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6 active trials for Rhinosinusitis
Nasal Potential Difference (NPD) Protocol in Chronic Rhinosinusitis
The purpose of this study is to determine if acquired (partial) Cystic Fibrosis Transmembrane Conductance Regulator (CFTR) deficiency contributes substantially to the pathogenic mechanisms underlying Chronic Rhinosinusitis (CRS), creating a localized environment that impairs mucociliary clearance (MCC).Start: January 2015
Efficacy and Safety of Modified Release Cefpodoxime Formulation in the Treatment of Acute Sinusitis.
The aim of this study is to compare the efficacy and safety of cefpodoxime 200 mg immediate (b.i.d) and cefpodoxime 400 mg modified release (q.d) tablet formulations in the treatment of acute bacterial rhinosinusitis.Start: May 2019
Erenumab for Idiosyncratic Facial Pain
This is a phase IV randomized, double-blinded, placebo-controlled study to evaluate the efficacy of Erenumab in subjects with midfacial pain or pressure, without clinical or radiographic evidence of sinusitis.Start: February 2021
Efficacy and Safety of Acetylcysteine for the Treatment of Acute Uncomplicated Rhinosinusitis
The trial will be conducted as a prospective, randomized, multinational, multicenter, double-blind study in 4 parallel groups of patients. Approximately 900 patients with acute, uncomplicated rhinosinusitis will be randomized.Start: October 2020
Tobramycin Delivered by Nebulized Sonic Aerosol for Chronic Rhinosinusitis Treatment of Cystic Fibrosis Patients
Patients with cystic fibrosis frequently develop chronic rhinosinusitis. Bacterial colonization is facilitated by a reduced mucociliary function and some previous studies suggest that the microbiology of the upper airways might influence the microbiology of the lower airway. The aim of this randomized control study is to demonstrate efficacy of antibiotic delivered by nebulized sonic aerosol therapy to decrease the bacterial load in sinuses and medium ostia and to improve the sino-nasal symptoms and endoscopic scores, quality of life and lung functionStart: February 2017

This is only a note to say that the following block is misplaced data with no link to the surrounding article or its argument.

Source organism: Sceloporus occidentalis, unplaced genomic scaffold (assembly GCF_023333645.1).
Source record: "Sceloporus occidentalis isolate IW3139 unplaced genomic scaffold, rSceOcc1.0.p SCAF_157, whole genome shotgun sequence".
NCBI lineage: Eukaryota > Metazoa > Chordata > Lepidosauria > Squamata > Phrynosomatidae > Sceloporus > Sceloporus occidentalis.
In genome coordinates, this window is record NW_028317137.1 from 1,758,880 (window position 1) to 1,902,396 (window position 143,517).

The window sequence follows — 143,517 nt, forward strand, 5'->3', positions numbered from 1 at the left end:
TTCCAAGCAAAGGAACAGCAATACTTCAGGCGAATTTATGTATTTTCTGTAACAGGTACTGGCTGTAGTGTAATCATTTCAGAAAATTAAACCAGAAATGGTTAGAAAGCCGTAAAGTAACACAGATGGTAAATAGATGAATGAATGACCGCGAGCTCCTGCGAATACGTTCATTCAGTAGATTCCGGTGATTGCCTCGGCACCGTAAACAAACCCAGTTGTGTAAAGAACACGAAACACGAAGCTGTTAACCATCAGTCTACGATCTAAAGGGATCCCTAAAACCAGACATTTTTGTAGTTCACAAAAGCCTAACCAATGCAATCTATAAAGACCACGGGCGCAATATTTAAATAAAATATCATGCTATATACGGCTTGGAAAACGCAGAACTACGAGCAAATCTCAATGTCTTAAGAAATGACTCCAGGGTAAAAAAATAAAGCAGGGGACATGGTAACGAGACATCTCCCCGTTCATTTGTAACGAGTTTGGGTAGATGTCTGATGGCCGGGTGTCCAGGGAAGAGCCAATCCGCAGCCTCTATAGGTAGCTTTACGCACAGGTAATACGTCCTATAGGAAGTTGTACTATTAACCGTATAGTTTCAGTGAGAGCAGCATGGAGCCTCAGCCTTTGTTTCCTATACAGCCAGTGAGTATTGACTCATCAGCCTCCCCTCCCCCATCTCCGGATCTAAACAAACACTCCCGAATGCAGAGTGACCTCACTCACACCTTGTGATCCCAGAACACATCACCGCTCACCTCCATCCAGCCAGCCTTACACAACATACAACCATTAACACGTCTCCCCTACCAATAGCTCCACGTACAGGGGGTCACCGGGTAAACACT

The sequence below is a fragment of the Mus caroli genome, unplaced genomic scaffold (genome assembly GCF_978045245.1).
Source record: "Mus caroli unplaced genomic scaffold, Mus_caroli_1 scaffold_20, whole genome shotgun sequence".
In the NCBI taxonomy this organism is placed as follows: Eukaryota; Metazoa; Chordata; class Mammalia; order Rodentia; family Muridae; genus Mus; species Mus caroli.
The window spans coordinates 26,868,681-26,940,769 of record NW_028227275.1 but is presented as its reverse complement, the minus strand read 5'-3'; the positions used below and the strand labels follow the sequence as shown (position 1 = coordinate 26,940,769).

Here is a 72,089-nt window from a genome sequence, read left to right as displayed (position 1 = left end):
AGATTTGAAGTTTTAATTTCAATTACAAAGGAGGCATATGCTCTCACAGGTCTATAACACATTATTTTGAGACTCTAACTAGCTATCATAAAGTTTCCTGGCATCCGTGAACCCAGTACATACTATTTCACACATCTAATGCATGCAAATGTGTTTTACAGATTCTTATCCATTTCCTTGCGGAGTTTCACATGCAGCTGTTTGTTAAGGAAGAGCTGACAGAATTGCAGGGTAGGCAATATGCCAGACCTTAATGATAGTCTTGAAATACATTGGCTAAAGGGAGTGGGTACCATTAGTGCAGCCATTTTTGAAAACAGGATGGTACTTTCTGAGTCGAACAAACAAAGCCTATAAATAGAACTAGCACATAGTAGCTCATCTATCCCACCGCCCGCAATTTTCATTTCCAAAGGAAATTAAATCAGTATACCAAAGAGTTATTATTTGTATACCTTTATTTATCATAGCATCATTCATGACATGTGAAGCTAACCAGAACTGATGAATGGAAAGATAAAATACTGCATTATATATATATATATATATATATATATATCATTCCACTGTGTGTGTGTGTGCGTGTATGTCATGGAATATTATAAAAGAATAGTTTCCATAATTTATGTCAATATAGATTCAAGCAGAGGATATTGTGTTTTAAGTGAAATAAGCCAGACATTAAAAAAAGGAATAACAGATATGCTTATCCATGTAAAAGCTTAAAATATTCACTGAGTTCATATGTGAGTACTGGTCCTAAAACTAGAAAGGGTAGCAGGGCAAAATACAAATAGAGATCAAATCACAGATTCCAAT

Type and Frequency of Nasal Irrigation in Rhinosinusitis Patients
Rhinosinusitis is a common clinical problem with significant morbidity which alters patients' quality of life that has its effect on 1 out of 7 adults. It has been found that rhinosinusitis accounts for almost 26 million clinics and emergency visits per year in United states .Nasal irrigation is standard management used to treat a variety of sinonasal diseases. Furthermore, nasal irrigation decreases the need of usage other medications in rhinosinusitis .Hence, it is considered safe, inexpensive, and easy to use with no evidence of major adverse effects .Up to our knowledge, there is no clear guideline in which type (isotonic saline vs hypertonic saline) and frequency (times per day) of nasal irrigation are superior and better.Start: February 2020